croft


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Related to croft: crofter

croft

 (krôft, krŏft)
n. Chiefly British
1. A small enclosed field or pasture near a house.
2. A small farm, especially a tenant farm.

[Middle English, from Old English.]

croft

(krɒft)
n
1. (Agriculture) a small enclosed plot of land, adjoining a house, worked by the occupier and his family, esp in Scotland
2. (Textiles) dialect Lancashire a patch of wasteland, formerly one used for bleaching fabric in the sun
[Old English croft; related to Middle Dutch krocht hill, field, Old English creopan to creep]

croft

(krɔft, krɒft)

n. Brit.
1. a small farm, esp. one worked by a tenant.
2. a small plot of ground adjacent to a house and used as a kitchen garden or for pasture.
[before 1000; Middle English, Old English]
ThesaurusAntonymsRelated WordsSynonymsLegend:
Noun1.croft - a small farm worked by a crofter
farm - workplace consisting of farm buildings and cultivated land as a unit; "it takes several people to work the farm"
Britain, Great Britain, U.K., UK, United Kingdom, United Kingdom of Great Britain and Northern Ireland - a monarchy in northwestern Europe occupying most of the British Isles; divided into England and Scotland and Wales and Northern Ireland; `Great Britain' is often used loosely to refer to the United Kingdom
Translations

croft

[krɒft] N (Scot) (= small farm) → granja f pequeña

croft

[ˈkrɒft] n (British)petite exploitation f agricole (surtout en Écosse)

croft

n (esp Scot) → kleines Pachtgrundstück; (= house)Kate f

croft

[krɒft] n (Scot) → piccola fattoria
References in classic literature ?
It seemed as if Mr Shepherd, in this anxiety to bespeak Sir Walter's good will towards a naval officer as tenant, had been gifted with foresight; for the very first application for the house was from an Admiral Croft, with whom he shortly afterwards fell into company in attending the quarter sessions at Taunton; and indeed, he had received a hint of the Admiral from a London correspondent.
"And who is Admiral Croft?" was Sir Walter's cold suspicious inquiry.
Mr Shepherd hastened to assure him, that Admiral Croft was a very hale, hearty, well-looking man, a little weather-beaten, to be sure, but not much, and quite the gentleman in all his notions and behaviour; not likely to make the smallest difficulty about terms, only wanted a comfortable home, and to get into it as soon as possible; knew he must pay for his convenience; knew what rent a ready-furnished house of that consequence might fetch; should not have been surprised if Sir Walter had asked more; had inquired about the manor; would be glad of the deputation, certainly, but made no great point of it; said he sometimes took out a gun, but never killed; quite the gentleman.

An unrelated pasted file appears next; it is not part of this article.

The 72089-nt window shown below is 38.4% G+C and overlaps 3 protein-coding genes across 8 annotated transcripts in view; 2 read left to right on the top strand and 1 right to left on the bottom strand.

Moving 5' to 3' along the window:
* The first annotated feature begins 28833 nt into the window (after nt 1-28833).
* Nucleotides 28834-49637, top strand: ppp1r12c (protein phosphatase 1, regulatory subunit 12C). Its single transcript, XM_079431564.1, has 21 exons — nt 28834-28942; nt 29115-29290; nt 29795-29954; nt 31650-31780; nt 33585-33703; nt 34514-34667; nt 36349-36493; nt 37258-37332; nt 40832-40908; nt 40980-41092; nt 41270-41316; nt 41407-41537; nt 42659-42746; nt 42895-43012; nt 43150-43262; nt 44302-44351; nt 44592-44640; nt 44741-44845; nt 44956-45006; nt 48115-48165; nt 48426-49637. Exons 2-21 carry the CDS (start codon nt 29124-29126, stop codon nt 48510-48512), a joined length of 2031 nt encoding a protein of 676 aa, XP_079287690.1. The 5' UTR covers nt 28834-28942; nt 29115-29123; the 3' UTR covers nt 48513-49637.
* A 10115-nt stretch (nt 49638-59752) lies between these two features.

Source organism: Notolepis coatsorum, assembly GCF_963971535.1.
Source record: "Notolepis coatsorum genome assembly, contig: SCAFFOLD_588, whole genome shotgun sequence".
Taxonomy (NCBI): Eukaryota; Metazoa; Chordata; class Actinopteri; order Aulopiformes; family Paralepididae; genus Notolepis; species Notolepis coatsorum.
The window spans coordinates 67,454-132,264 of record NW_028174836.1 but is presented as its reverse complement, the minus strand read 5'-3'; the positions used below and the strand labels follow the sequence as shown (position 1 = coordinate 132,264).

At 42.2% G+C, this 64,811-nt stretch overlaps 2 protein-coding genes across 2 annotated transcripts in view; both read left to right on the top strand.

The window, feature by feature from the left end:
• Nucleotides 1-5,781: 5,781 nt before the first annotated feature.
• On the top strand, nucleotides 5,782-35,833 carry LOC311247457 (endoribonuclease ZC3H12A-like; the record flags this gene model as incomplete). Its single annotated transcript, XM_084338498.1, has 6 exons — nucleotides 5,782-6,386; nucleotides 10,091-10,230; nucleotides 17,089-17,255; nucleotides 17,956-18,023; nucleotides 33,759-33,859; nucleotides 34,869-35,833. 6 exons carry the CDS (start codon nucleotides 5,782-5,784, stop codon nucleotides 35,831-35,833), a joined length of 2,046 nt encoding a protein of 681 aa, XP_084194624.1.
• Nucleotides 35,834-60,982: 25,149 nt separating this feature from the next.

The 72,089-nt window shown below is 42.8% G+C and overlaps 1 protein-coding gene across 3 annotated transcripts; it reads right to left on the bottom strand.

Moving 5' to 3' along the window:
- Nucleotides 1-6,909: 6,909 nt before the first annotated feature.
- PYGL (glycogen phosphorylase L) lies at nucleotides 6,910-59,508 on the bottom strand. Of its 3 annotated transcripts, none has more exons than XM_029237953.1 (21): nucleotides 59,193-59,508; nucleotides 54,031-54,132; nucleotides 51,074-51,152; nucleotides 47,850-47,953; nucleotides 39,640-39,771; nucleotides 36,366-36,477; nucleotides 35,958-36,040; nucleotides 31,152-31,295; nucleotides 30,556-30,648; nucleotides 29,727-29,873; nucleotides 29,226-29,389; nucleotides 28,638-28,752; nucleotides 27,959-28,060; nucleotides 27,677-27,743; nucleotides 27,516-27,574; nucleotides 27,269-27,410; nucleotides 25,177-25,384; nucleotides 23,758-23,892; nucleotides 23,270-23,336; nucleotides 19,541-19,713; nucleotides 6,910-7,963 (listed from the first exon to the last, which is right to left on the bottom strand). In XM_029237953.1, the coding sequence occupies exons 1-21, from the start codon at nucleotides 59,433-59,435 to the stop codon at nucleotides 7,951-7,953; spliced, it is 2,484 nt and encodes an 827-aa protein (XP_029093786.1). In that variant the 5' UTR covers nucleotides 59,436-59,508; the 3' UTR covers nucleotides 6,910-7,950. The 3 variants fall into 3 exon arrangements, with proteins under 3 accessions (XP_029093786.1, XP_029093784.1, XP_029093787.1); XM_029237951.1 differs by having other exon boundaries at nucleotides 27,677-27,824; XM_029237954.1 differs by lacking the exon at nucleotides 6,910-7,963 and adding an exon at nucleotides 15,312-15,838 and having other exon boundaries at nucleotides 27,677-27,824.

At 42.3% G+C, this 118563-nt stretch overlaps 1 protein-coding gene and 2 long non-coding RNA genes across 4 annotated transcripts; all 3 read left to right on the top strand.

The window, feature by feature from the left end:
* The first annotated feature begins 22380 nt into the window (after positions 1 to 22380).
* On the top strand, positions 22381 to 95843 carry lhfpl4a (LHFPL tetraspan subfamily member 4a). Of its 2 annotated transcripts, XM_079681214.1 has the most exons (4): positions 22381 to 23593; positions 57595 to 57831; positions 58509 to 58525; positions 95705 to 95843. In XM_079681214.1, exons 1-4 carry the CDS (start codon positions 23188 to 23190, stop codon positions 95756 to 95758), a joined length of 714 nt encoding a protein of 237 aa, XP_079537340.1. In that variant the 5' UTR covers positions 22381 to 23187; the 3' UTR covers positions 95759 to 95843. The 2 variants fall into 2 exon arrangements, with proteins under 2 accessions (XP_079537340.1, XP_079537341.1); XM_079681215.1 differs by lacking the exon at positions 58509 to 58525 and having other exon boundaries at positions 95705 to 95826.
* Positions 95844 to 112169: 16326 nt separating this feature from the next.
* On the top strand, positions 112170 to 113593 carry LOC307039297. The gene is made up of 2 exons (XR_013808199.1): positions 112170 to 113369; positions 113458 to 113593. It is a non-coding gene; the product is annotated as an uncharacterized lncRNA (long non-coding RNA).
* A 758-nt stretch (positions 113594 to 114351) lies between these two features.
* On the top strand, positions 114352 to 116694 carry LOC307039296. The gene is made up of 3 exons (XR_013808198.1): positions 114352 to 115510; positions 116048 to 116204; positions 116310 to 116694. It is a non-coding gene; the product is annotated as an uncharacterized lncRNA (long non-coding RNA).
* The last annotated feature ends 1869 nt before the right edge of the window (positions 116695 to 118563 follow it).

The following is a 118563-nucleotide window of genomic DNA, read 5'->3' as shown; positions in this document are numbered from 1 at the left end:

He had seen Mrs Croft, too; she was at Taunton with the admiral, and had been present almost all the time they were talking the matter over.
Penelope, my dear, can you help me to the name of the gentleman who lived at Monkford: Mrs Croft's brother?"
It succeeded, however; and though Sir Walter must ever look with an evil eye on anyone intending to inhabit that house, and think them infinitely too well off in being permitted to rent it on the highest terms, he was talked into allowing Mr Shepherd to proceed in the treaty, and authorising him to wait on Admiral Croft, who still remained at Taunton, and fix a day for the house being seen.
Sir Walter was not very wise; but still he had experience enough of the world to feel, that a more unobjectionable tenant, in all essentials, than Admiral Croft bid fair to be, could hardly offer.
The stream is brimful now, and lies high in this little withy plantation, and half drowns the grassy fringe of the croft in front of the house.
There is quite a concert of noises; the great bull-dog, chained against the stables, is thrown into furious exasperation by the unwary approach of a cock too near the mouth of his kennel, and sends forth a thundering bark, which is answered by two fox- hounds shut up in the opposite cow-house; the old top-knotted hens, scratching with their chicks among the straw, set up a sympathetic croaking as the discomfited cock joins them; a sow with her brood, all very muddy as to the legs, and curled as to the tail, throws in some deep staccato notes; our friends the calves are bleating from the home croft; and, under all, a fine ear discerns the continuous hum of human voices.
Every roadside and every croft is adorned with vines; which here, as in Italy, they train to grow about dwarf elm trees, whose leaves are stripped off to feed the cattle.
"Brother Peter," he said, in a wheedling yet gravely official tone, "It's nothing but right I should speak to you about the Three Crofts and the Manganese.
Yesterday morning they were at Cowes, and we saw the smoke from the burning crofts. To-day they lie at their ease near Freshwater, and we fear much lest they come upon us and do us a mischief."